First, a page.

Pornography: the greatest guilty pleasure.
Most people watch porn, or at least have watched it before, but we rarely talk about it. Probably because we are too embarrassed to tell others that we like to play with our genitals. But the reality is that pornography is a lucrative business with drastic effects on our society, including the negative portrayal and treatment of women in the world.
And for better or worse, it isn’t going anywhere.
First, I want to distinguish the difference between hardcore porn and softcore porn. Hardcore porn is the traditional way in which we understand pornography: graphic nudity and explicit sexual activity. I don’t think I have to spell it out for you.
But softcore porn can be found everywhere: movies, TV, advertisements, magazines, sexy calendars. From Playboy magazines to trashy erotica, softcore porn is basically the culmination of sexual content that isn’t censored by the government.
This may seem trivial, but softcore porn changes the way we see sex and gender, and is ultimately our precursor to hardcore porn.
As Irish writer Oscar Wilde once remarked (or more recently, Frank Underwood from House of Cards), “Everything in the world is about sex except sex. Sex is about power.” Human culture constantly hovers around sex, and the degree of our sexual liberty is based on what we choose to censor or prohibit.
For example, South Korea harboured Neo-Confucian values up until the late 1990s, where sexual culture was largely conservative and reserved; only with the advent of K-pop did Korean culture shift towards a more Westernized view of sexuality. By comparison, countries like Thailand and Brazil have a more liberal sexual culture which generally tolerates (and somewhat regulates) prostitution and sex tourism.
Here in North America, we follow the old adage: sex sells.
The porn industry alone rakes in billions of dollars in revenue. Its popularity among young men has become a joke of sorts, where the only thing that can diminish online traffic to porn sites is the release of a big-budget video game (e.g. Fallout 4). Hell, PornHub even tried to buy a competitive gaming team. And whenever the advertising execs and movie studios are stumped, they bring out a sexy celebrity to manipulate the audience into paying attention.
Corruption and abuse are guaranteed to run rampant in the porn industry, but what does it matter? So long as the people get want they want, pornography will always make money.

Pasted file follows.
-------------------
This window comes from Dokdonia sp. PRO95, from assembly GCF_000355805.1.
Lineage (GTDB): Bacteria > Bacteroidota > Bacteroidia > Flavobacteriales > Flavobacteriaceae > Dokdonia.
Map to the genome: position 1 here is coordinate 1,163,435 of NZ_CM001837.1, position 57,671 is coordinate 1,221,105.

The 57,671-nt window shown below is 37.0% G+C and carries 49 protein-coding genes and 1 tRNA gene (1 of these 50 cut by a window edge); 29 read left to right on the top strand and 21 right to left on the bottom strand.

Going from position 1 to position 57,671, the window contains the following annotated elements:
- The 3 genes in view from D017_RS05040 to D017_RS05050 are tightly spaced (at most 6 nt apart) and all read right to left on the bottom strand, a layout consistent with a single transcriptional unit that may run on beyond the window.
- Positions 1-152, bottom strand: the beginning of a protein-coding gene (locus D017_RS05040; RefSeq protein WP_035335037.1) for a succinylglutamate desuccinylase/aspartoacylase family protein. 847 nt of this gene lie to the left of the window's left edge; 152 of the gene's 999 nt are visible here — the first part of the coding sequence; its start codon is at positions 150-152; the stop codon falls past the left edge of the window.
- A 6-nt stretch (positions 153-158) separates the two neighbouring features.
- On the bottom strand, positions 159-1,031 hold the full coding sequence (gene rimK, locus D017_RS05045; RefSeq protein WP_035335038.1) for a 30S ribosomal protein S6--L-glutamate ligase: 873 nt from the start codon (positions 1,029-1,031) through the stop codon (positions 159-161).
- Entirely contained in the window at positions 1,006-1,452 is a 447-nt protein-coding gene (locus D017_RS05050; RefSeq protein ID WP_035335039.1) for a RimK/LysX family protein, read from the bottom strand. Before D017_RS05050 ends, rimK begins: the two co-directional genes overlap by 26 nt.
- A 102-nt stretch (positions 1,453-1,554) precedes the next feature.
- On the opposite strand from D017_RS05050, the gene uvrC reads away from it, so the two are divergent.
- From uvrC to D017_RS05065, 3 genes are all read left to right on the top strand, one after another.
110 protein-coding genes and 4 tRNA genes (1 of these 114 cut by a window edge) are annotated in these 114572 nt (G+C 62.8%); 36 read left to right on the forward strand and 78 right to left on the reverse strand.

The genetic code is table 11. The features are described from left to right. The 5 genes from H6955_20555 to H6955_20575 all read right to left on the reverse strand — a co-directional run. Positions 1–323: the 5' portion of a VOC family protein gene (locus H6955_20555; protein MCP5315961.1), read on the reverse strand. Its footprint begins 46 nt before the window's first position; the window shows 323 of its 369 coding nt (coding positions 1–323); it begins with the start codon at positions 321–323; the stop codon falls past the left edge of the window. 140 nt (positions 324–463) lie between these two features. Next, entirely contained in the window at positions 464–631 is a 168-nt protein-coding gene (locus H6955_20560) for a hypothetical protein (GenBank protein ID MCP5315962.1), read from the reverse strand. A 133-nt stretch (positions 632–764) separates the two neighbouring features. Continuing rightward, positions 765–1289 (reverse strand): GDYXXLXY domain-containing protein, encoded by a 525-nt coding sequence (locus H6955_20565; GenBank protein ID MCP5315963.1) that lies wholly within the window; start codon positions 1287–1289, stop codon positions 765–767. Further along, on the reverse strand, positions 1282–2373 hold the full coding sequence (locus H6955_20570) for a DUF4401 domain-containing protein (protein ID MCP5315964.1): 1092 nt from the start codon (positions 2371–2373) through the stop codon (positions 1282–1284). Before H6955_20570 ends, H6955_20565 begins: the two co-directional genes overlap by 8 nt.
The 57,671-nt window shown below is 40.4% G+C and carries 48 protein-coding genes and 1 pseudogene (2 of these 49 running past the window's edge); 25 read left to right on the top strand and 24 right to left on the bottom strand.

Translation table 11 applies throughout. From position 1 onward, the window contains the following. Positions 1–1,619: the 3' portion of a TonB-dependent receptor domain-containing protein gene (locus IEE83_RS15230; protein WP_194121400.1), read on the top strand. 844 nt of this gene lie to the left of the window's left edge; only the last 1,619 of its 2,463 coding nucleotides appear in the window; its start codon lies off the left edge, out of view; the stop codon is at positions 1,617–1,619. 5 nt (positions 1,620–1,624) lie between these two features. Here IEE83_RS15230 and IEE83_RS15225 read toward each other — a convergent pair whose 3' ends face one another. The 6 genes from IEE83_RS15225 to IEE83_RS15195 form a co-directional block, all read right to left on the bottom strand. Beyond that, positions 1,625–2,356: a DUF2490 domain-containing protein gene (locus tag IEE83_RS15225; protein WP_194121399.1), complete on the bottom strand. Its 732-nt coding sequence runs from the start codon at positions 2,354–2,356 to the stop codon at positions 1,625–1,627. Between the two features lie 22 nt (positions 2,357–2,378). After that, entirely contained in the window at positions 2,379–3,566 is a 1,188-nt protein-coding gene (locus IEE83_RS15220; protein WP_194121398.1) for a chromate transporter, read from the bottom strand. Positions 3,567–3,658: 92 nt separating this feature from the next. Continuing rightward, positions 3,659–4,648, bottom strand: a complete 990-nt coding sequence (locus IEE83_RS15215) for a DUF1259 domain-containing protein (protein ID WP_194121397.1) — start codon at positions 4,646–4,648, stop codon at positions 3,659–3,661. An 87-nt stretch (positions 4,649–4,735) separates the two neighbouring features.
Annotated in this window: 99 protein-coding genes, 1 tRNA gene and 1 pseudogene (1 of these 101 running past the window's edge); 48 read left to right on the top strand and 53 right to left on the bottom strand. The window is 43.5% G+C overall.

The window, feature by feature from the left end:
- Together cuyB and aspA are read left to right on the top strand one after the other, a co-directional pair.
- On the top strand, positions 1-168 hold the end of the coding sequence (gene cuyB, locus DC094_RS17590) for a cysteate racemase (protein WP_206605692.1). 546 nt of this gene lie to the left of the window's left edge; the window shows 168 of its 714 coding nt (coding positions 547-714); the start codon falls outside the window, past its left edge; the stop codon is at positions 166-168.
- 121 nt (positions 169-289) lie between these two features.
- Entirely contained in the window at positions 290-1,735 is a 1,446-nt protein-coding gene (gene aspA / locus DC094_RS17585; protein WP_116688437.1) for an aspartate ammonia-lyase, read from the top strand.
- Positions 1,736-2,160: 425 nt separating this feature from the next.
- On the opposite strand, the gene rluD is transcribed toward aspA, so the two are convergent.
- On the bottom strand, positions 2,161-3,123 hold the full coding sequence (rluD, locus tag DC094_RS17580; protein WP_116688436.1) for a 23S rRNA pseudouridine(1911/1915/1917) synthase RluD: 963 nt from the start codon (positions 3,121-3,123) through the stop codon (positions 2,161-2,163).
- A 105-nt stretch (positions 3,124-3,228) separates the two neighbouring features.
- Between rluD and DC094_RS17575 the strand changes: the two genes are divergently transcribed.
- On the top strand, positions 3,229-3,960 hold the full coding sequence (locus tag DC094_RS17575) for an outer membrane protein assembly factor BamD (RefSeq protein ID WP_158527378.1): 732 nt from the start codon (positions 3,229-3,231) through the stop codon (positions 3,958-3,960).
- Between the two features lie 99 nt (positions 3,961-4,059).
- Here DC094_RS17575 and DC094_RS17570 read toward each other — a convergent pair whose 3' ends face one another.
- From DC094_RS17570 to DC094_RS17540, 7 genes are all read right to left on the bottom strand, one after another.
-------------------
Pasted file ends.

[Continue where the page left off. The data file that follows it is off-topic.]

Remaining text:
And that bothers me a little.
Russell Brand, an English actor-comedian with his own history of drug and sex addiction, argues that pornography prevents its users from relating to other people in a meaningful way. Our psychology is bombarded with such sensual sexual imagery, that we gradually become unable to feel love and intimacy.
As he briefly reads from another article, softcore porn changes the way men see women through voyeurism, objectification, validation, fetishization, and finally alienation. The man first views women as sexual objects, or a set of body measurements. He slowly validates his masculinity by turning women into a fetish. Eventually, the man is unable to feel connected with women, as he has deprived women of any subjective depth.
Brand further illustrates that “women’s porn” is the wrong approach to gender equality. It doesn’t empower female sexuality, it merely objectifies men; it would only end up desensitizing women.
I largely agree with Russell Brand, but he doesn’t really resolve any of the psychological issues presented by pornography. He merely tells us that we have to understand what we want from our romantic relationships, in spite of our freedom to jack off.
But Big Time, you might retort, masturbation is healthy. Moreover, it’s fun! Pornography facilitates the need for horny teenagers to learn about their bodies. If pornography didn’t exist, this need would be fulfilled through other potentially dangerous means. And to those who believe in sex after marriage, or those who value work over romance, masturbation provides an easy STD-free way of venting sexual frustration.
Sure. Let’s say masturbation is a good thing. Is our current state of porn a good thing as well?
My biggest issue with today’s porn is its inherent misanthropy. When asked why they chose pornography as a profession, female porn stars tend to say they did it for money and sex. Capitalism has its strengths and its faults, but here it serves to reduce our sexuality to money. These porn stars function as the capital, and we simply function as the profit margin. The more porn the industry throws at us, the more money we throw back.
Everything is about sex except sex itself. But if sex is about power, then porn is about submission.
We need to raise the standards we have with our porn. It’s easy to get caught up in our sexual arousal, but as consumers we must demand a culture of love as opposed to a culture of pure sexuality. It is our responsibility to shape porn into a truly fulfilling fantasy, lest it evolves into a social nightmare.
In the meantime, while you’re on a computer, you may as well have some fun. Relax. Get comfortable. Find some lube, maybe a toy if you want. And of course, look out for intruders *wink*.